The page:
Atomic Theory Video Lessons

Concept: The Conservation of Matter

# Problem: Part C. The elements X and Y combine in different ratios to form four different types of compounds: XY, XY2, XY3, and XY4. Consider that there is enough of each compound to contain 2 g of X. In XY the mass of X is 2 g and the mass of Y is 4 g. Arrange the following ratios in order of their increasing value.Rank from highest to lowest ratio. To rank items as equivalent, overlap them. The law of multiple proportions predates the concept of a mole or molar mass. Thus, scientists like John Dalton could only determine the relative amounts of each type of atom in a formula, and not the exact formula. For example, Dalton could determine that there were two carbon-oxygen compounds, one with twice as much oxygen as the other, but he could not know for sure what their formulas were. However, he could determine that the mass ratio of the elements in one compound was related to the mass ratio of elements in the other compound by a small whole number.If two elements A and B combine to form two compounds AB and AB2 then the ratio of the mass of B to A in AB2 and the mass of B to A in AB will be a simple whole number.When carbon reacts with a small amount of oxygen, the principle product formed is carbon monoxide (CO). When the oxidation occurs in a higher concentration of oxygen, the principle product formed is carbon dioxide (CO2). The mass ratio of oxygen to carbon in carbon dioxide (CO2) is twice the mass ratio of oxygen to carbon in carbon monoxide (CO).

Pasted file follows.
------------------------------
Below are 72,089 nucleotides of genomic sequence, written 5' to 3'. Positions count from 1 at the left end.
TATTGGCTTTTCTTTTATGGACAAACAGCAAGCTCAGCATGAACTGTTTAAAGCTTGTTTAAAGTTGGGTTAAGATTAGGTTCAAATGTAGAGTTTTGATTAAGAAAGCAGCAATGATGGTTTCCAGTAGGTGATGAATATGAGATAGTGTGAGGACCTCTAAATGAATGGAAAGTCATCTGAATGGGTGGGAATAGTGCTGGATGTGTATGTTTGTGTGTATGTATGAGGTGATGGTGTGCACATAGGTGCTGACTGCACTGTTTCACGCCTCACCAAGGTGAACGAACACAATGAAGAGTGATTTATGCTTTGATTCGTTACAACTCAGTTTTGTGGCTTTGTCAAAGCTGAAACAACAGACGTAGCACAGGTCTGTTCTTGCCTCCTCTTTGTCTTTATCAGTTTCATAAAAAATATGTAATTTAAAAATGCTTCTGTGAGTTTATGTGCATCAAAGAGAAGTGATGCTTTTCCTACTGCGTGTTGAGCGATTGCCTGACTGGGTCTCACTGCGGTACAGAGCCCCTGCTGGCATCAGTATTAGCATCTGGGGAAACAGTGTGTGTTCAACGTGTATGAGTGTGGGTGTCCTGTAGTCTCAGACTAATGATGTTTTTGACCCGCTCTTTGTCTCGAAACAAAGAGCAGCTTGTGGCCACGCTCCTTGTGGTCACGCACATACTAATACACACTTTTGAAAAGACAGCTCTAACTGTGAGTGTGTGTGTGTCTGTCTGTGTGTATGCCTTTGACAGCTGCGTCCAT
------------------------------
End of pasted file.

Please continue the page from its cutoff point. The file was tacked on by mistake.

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###### Problem Details

Part C. The elements X and Y combine in different ratios to form four different types of compounds: XY, XY2, XY3, and XY4. Consider that there is enough of each compound to contain 2 g of X. In XY the mass of X is 2 g and the mass of Y is 4 g. Arrange the following ratios in order of their increasing value.

Rank from highest to lowest ratio. To rank items as equivalent, overlap them.

The law of multiple proportions predates the concept of a mole or molar mass. Thus, scientists like John Dalton could only determine the relative amounts of each type of atom in a formula, and not the exact formula. For example, Dalton could determine that there were two carbon-oxygen compounds, one with twice as much oxygen as the other, but he could not know for sure what their formulas were. However, he could determine that the mass ratio of the elements in one compound was related to the mass ratio of elements in the other compound by a small whole number.

If two elements A and B combine to form two compounds AB and AB2 then the ratio of the mass of B to A in AB2 and the mass of B to A in AB will be a simple whole number.

When carbon reacts with a small amount of oxygen, the principle product formed is carbon monoxide (CO). When the oxidation occurs in a higher concentration of oxygen, the principle product formed is carbon dioxide (CO2). The mass ratio of oxygen to carbon in carbon dioxide (CO2) is twice the mass ratio of oxygen to carbon in carbon monoxide (CO).